You may have noticed that I haven’t posted in a while. I made a public commitment to post monthly, and a private commitment to post twice a month. I succeeded for three months, then I fell off my schedule.
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I could say that life got in the way. That’s believable for a busy clinician. The truth is, I simply lost my way. I didn’t have a depression, it was more of a dis-ease. I felt out of balance, and not just my regular lack of work-life balance. (more…)
This week, our hospital again held Schwartz Center Rounds. The topic was organ donation, and we discussed the families of the donors, the pride in the legacy of passing life onto others through death. We discussed the unbearable waiting for the transplant recipients and their families, waiting that ended with either grief or gratitude, sometimes both.
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The panel was made up of both Gift of Life and hospital employees, all with very personal stories to tell. (more…)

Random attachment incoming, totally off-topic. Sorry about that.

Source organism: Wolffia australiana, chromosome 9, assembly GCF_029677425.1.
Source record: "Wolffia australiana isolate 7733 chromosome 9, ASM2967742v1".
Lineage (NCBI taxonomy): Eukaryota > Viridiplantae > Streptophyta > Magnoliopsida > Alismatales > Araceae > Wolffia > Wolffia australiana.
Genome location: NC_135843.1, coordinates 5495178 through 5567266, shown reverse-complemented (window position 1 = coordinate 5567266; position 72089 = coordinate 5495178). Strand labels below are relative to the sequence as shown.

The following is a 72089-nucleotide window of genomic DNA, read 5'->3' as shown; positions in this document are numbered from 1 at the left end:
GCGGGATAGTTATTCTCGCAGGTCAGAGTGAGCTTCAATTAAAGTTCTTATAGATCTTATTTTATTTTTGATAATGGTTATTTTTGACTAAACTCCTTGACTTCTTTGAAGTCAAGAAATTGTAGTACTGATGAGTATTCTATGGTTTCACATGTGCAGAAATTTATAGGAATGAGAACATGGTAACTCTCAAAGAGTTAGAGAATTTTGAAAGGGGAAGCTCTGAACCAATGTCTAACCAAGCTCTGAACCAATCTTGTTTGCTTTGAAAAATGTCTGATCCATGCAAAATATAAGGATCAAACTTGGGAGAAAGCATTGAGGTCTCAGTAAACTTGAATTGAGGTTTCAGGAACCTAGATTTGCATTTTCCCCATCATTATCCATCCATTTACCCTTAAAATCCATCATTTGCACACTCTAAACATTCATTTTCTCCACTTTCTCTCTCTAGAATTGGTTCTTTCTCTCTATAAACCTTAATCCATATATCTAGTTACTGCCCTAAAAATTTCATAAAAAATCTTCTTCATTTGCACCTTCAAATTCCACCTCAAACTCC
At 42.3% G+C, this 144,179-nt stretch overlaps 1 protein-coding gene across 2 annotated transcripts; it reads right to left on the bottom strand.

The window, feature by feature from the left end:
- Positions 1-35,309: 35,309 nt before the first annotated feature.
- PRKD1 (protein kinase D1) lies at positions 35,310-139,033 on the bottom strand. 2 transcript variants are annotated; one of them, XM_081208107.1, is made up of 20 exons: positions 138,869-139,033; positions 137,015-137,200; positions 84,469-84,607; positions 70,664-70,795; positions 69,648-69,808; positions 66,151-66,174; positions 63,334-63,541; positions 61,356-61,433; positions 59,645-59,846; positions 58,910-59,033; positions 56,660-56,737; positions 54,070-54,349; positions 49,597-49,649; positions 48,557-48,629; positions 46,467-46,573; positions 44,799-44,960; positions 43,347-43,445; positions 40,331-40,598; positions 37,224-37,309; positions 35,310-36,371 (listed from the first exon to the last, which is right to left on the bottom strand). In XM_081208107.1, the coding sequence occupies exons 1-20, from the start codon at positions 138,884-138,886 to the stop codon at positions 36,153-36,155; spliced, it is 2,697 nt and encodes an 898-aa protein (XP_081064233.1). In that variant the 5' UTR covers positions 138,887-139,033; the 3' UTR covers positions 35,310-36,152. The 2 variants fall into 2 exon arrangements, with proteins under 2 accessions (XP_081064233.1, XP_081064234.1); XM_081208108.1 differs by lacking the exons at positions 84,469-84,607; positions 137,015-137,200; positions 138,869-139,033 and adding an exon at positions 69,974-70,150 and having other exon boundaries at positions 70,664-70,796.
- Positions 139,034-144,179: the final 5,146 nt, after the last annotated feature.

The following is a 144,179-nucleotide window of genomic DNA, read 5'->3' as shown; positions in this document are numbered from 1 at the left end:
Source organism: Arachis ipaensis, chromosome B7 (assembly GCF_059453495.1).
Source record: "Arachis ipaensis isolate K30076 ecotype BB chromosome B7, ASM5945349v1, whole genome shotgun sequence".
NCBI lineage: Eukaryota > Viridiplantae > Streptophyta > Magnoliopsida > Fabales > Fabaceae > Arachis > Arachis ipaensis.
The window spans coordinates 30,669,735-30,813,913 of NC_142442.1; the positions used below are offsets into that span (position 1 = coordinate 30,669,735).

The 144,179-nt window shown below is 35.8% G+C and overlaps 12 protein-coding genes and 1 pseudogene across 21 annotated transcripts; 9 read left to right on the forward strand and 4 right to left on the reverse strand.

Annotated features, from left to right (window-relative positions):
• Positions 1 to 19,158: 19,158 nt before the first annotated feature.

Here’s a paradox. People actually respect you more if you say no to them. Well, actually they respect the fact that you know your goals and are willing to fight for the resources to accomplish them.
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I’m at a phase in my career when I want to cut back on clinical hours, but I want to continue helping patients and their caregivers. I want to expand my influence in a train-the-trainer sort of way, to leverage my experience beyond my hour-to-hour, appointment-to-appointment life. Clinicians and caregivers, people who take care of people in both professional and non-professional capacities, can benefit from what I’ve learned. (more…)